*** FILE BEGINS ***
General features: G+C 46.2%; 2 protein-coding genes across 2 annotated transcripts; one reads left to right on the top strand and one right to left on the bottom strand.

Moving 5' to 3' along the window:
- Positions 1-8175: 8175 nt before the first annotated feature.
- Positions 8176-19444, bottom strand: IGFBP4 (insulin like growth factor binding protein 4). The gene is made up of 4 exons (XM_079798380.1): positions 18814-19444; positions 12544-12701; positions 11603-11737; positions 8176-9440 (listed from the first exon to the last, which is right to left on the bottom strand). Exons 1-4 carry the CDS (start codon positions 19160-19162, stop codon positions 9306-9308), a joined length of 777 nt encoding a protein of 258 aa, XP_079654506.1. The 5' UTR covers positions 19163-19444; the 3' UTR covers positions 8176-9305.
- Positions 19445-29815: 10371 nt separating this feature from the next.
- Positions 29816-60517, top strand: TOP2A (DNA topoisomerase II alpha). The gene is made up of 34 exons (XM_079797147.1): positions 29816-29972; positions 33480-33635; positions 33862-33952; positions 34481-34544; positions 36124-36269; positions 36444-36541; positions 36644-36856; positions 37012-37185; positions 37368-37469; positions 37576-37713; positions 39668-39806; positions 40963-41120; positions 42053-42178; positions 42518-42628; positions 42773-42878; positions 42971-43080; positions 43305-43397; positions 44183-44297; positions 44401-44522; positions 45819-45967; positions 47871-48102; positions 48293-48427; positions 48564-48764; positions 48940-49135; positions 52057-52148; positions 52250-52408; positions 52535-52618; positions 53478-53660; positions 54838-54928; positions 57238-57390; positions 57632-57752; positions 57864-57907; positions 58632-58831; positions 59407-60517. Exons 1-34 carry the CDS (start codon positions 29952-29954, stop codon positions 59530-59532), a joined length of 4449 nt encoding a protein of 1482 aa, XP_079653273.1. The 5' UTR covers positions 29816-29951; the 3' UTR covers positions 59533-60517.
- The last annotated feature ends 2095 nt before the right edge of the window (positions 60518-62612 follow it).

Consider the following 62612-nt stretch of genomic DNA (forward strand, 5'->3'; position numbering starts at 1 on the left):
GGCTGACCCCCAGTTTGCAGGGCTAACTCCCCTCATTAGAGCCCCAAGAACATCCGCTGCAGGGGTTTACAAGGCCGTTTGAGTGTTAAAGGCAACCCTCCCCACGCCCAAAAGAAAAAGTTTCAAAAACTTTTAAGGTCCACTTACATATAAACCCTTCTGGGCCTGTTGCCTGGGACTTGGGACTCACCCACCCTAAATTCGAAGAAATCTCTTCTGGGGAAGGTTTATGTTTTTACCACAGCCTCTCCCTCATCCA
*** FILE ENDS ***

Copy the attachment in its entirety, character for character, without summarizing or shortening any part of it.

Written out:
General features: G+C 46.2%; 2 protein-coding genes across 2 annotated transcripts; one reads left to right on the top strand and one right to left on the bottom strand.

Moving 5' to 3' along the window:
- Positions 1-8175: 8175 nt before the first annotated feature.
- Positions 8176-19444, bottom strand: IGFBP4 (insulin like growth factor binding protein 4). The gene is made up of 4 exons (XM_079798380.1): positions 18814-19444; positions 12544-12701; positions 11603-11737; positions 8176-9440 (listed from the first exon to the last, which is right to left on the bottom strand). Exons 1-4 carry the CDS (start codon positions 19160-19162, stop codon positions 9306-9308), a joined length of 777 nt encoding a protein of 258 aa, XP_079654506.1. The 5' UTR covers positions 19163-19444; the 3' UTR covers positions 8176-9305.
- Positions 19445-29815: 10371 nt separating this feature from the next.
- Positions 29816-60517, top strand: TOP2A (DNA topoisomerase II alpha). The gene is made up of 34 exons (XM_079797147.1): positions 29816-29972; positions 33480-33635; positions 33862-33952; positions 34481-34544; positions 36124-36269; positions 36444-36541; positions 36644-36856; positions 37012-37185; positions 37368-37469; positions 37576-37713; positions 39668-39806; positions 40963-41120; positions 42053-42178; positions 42518-42628; positions 42773-42878; positions 42971-43080; positions 43305-43397; positions 44183-44297; positions 44401-44522; positions 45819-45967; positions 47871-48102; positions 48293-48427; positions 48564-48764; positions 48940-49135; positions 52057-52148; positions 52250-52408; positions 52535-52618; positions 53478-53660; positions 54838-54928; positions 57238-57390; positions 57632-57752; positions 57864-57907; positions 58632-58831; positions 59407-60517. Exons 1-34 carry the CDS (start codon positions 29952-29954, stop codon positions 59530-59532), a joined length of 4449 nt encoding a protein of 1482 aa, XP_079653273.1. The 5' UTR covers positions 29816-29951; the 3' UTR covers positions 59533-60517.
- The last annotated feature ends 2095 nt before the right edge of the window (positions 60518-62612 follow it).

Consider the following 62612-nt stretch of genomic DNA (forward strand, 5'->3'; position numbering starts at 1 on the left):
GGCTGACCCCCAGTTTGCAGGGCTAACTCCCCTCATTAGAGCCCCAAGAACATCCGCTGCAGGGGTTTACAAGGCCGTTTGAGTGTTAAAGGCAACCCTCCCCACGCCCAAAAGAAAAAGTTTCAAAAACTTTTAAGGTCCACTTACATATAAACCCTTCTGGGCCTGTTGCCTGGGACTTGGGACTCACCCACCCTAAATTCGAAGAAATCTCTTCTGGGGAAGGTTTATGTTTTTACCACAGCCTCTCCCTCATCCA